Comics Are Trying to Break Your Heart #155 by Drew Barth
How often can we link the exploration of the ancient with contemporary modes of entertainment? It’s on this field that we find a new series, Buckhead by Shobo, George Kambadais, and Jim Campbell. Placed at the intersection of archaeology, video games, African mythology, and conspiracies, Buckhead takes a small town and builds up a story being trapped in unexpected ways.
Toba Adekunle’s dad disappeared on an archaeological trip—zapped into an artifact in a hidden temple and hasn’t been seen since. Toba’s mom, a fellow archaeologist, moved them from Nigeria to the small town of Buckhead in Washington state. Toba is, of course, the new kid at his school and is already tired of the smallness of his new town. But while the town itself is small in population, it’s city-sized in its mysteries. Everyone Toba has met has a small tattoo just below the base of their neck. His new friend can’t see the large abandoned building on their walk to school. At night, people simply stand and stare at nothing while in their homes. The janitor’s closet in his new school has a massive computer with a game based on African myths—and also a character that looks a lot like his disappeared dad.
Between the town of Buckhead and the strange video game Toba found in his school, the theme of being trapped runs through this story. Even the cover has a slow incursion of chains coming for our main characters. But Shobo, Kambadias, and Campbell are subtle through this first issue. It’s like stepping into a trap that you’re too deep in to before you notice the door closing behind you. And the trap itself goes beyond the physical. Toba is coming from Nigeria to a small town in another country where all but three other people mispronounce. But he’s still much too young to go off on his own, so he has to stay in a place that doesn’t know or understand him. It’s also a place that he doesn’t know or understand either—the mystery of it locking him in place while he tries to figure out why people suddenly freeze or why his dad is in a video game.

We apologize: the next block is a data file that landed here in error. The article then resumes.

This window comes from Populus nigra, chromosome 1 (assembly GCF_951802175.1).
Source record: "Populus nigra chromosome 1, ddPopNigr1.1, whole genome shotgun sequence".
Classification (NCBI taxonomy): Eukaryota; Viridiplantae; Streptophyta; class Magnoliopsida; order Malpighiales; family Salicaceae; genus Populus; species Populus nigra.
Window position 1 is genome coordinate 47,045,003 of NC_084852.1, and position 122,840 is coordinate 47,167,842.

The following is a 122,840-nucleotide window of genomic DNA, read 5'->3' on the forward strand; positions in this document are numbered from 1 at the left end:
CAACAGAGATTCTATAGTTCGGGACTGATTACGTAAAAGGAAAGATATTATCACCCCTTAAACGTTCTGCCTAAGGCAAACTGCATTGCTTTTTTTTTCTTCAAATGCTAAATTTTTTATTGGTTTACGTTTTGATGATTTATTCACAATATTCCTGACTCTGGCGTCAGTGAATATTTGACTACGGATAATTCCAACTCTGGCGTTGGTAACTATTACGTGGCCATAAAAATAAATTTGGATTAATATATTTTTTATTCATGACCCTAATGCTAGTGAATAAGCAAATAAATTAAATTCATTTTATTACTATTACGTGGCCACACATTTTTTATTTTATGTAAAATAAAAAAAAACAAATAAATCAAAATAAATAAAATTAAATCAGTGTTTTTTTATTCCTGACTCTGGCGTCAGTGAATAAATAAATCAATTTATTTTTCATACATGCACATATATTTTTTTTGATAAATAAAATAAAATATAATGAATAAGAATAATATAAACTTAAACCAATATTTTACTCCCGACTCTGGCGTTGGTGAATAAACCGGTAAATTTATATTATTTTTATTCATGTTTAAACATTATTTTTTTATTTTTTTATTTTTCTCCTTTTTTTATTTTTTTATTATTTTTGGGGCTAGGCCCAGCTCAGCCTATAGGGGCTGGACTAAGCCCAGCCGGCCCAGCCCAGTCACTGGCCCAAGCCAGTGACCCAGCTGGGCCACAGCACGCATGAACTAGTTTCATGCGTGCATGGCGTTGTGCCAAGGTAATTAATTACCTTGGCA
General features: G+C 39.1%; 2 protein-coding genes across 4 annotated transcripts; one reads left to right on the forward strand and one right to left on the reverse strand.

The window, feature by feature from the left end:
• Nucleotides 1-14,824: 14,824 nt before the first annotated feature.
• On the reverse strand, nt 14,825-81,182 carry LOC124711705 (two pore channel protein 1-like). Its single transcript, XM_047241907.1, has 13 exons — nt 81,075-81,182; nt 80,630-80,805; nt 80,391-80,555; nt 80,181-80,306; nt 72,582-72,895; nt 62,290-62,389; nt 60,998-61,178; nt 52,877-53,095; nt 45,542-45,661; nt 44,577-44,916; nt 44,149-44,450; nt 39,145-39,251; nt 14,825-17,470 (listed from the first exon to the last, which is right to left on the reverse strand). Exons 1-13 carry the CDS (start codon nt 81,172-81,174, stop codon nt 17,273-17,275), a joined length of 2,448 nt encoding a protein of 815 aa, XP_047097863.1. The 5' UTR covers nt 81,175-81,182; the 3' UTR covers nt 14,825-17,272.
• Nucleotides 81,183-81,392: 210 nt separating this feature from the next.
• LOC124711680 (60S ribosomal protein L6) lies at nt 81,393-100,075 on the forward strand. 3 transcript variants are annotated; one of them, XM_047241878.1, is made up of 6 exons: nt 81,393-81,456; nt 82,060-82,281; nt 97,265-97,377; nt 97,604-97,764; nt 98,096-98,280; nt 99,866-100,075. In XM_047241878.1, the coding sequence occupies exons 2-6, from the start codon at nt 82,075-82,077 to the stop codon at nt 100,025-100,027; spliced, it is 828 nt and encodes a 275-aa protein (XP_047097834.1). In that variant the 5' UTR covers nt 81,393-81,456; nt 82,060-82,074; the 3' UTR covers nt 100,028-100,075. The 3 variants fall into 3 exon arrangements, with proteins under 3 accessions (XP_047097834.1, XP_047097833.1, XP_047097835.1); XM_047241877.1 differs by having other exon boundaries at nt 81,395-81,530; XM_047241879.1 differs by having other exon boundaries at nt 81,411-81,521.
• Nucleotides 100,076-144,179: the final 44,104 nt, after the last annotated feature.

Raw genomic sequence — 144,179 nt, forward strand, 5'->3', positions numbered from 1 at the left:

What’s most arresting about Buckhead’s first issue is its last page. Like any good first issue, we’re given the kind of cliffhanger that makes us want to flip through the past few pages to see if there were any hints that look obvious in hindsight. We want more now. We want to see these mysteries unfurl. We want to see if Toba really is trapped in his current circumstance or if the situation of the last page will open this world up more than we had thought possible.
Get excited. Get exploring.